Project: Sea ice, climate, and ecosystem dynamics in Northeast Greenland over the past millennium
The observed decline of Arctic sea ice during the past decades is one of the most striking consequences of global change. Sea ice is an important component of global climate, and its dynamics have a large impact on the primary productivity of Arctic marine ecosystems, with repercussions to the entire food web, carbon cycling (including CO2 uptake by the ocean), and human activities (e.g. fisheries and navigation). However, our understanding of Arctic sea ice variability is severely limited by the fact that reliable datasets are only available for the past ca. 30 years satellite data).
The main goal of the project is to reconstruct past sea ice variability and its impact on primary productivity, with implications for the biogeochemical cycle and ecosystem functioning. This will be achieved by analyzing marine sediment records retrieved from fjord and shelf areas in Northeast Greenland using a novel network of biogeochemical proxies. The proxy records will be calibrated and refined by studying surface sediment samples, modern sea ice and plankton assemblages, and by DNA analyses of indicator species. The new data will be incorporated into sea ice and ecosystem models to better predict future scenarios for the Arctic (data assimilation modeling).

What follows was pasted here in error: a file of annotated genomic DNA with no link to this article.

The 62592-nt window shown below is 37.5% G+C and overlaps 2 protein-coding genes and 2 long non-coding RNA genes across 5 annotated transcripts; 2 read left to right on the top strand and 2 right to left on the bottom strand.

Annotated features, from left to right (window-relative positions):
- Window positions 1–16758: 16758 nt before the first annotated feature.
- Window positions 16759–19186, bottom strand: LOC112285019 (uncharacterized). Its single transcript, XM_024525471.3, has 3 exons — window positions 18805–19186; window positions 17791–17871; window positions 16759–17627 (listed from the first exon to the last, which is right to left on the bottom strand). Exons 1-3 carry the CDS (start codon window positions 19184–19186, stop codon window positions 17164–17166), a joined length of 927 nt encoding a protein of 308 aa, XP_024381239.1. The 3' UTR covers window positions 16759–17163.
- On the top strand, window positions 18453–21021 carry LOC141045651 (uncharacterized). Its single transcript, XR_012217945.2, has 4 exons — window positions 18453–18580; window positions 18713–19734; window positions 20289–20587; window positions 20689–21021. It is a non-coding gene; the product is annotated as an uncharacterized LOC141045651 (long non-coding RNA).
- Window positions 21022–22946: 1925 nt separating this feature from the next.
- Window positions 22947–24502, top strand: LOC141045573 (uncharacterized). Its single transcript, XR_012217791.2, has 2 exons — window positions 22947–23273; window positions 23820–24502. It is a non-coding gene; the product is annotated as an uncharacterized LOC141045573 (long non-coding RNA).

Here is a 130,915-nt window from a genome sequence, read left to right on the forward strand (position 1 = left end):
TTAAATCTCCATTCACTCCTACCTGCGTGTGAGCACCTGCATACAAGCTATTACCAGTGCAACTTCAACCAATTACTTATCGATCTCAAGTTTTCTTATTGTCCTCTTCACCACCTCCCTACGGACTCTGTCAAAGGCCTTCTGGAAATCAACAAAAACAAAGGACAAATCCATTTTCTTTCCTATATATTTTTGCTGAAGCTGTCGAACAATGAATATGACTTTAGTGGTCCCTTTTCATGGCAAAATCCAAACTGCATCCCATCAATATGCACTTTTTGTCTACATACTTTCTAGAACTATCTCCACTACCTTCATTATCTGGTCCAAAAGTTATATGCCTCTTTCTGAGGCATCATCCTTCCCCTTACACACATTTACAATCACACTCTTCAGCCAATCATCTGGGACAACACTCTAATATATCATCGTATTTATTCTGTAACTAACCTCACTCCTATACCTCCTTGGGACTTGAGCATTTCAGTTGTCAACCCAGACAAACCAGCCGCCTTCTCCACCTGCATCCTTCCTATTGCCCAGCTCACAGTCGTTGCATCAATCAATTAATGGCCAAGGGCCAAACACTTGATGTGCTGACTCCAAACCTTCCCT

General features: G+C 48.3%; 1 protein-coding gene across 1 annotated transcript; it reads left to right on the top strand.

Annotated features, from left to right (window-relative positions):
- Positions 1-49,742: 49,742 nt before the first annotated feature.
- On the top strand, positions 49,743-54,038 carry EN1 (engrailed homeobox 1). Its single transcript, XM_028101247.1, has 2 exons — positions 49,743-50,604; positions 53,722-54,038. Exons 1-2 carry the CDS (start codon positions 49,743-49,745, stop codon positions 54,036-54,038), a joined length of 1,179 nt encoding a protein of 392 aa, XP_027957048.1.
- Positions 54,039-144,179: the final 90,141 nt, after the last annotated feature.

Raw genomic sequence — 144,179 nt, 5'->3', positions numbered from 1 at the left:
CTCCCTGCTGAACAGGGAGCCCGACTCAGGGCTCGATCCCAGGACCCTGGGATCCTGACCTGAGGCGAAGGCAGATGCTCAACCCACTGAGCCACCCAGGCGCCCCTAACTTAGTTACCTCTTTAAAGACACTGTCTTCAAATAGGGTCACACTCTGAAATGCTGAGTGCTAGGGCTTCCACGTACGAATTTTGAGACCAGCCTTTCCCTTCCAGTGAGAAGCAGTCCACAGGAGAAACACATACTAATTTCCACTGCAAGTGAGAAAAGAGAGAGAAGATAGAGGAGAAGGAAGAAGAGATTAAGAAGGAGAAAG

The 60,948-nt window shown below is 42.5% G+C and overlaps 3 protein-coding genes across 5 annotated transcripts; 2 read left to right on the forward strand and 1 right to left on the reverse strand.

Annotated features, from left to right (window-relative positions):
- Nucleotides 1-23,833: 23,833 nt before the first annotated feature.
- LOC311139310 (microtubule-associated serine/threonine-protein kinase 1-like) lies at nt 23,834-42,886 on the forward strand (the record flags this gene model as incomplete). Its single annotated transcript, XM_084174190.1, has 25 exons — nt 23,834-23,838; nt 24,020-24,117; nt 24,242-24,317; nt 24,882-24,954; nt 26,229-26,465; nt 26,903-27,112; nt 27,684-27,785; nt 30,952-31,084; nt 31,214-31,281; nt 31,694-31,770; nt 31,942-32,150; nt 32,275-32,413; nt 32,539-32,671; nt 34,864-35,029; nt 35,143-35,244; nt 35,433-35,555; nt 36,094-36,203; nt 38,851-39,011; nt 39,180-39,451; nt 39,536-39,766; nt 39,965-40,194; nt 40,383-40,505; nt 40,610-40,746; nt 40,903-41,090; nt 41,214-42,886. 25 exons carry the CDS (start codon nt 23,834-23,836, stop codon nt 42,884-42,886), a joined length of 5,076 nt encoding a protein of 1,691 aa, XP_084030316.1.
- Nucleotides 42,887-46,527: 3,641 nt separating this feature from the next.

The project focuses on Northeast Greenland, a key area from which climate and sea ice studies are still virtually absent. This area is the main gateway for sea ice export from the Arctic Ocean, and Atlantic-Arctic water mass exchange. Furthermore, the NE Greenland coast is characterized by fjords and polynyas (hotspots of productivity), and the fjord sedimentation rates are suitable for obtaining high-resolution records.
Study areas include:
- Station Nord/ Danmarksfjord
- Young Sound
- Greenland Sea/ Fram Strait
Marine sediment records are valuable archives of past climate and environmental variability. Key parameters such as temperature, salinity, sea ice, and productivity can be reconstructed using a combination of geochemical, sedimentological and micropaleontological proxies. The main phytoplankton groups (diatoms and dinoflagellates) have a rich sediment record, from which changes in diversity and community structure can be inferred. Sediment cores also contain living cells of marine primary producers and their DNA.
Lipid biomarkers have emerged over the past years as particularly promising for the reconstruction of sea ice. IP25 is produced by certain diatoms in the sea ice and accumulates in sediments over time, leaving a long-term imprint of past sea ice.
Main project partners and collaborators
- GEUS: Niels Nørgaard-Pedersen, Kaarina Weckström, Antoon Kuijpers, Naja Mikkelsen.
- Copenhagen University: Marianne Ellegaard, Thorbjørn J. Andersen.
- Aarhus University/ARC: Marit Solveig-Seidenkrantz, Søren Rysgaard.
- Tromsø University: Matthias Forwick, Tine Rasmussen.
- Laval University, Quebec: Guillaume Massé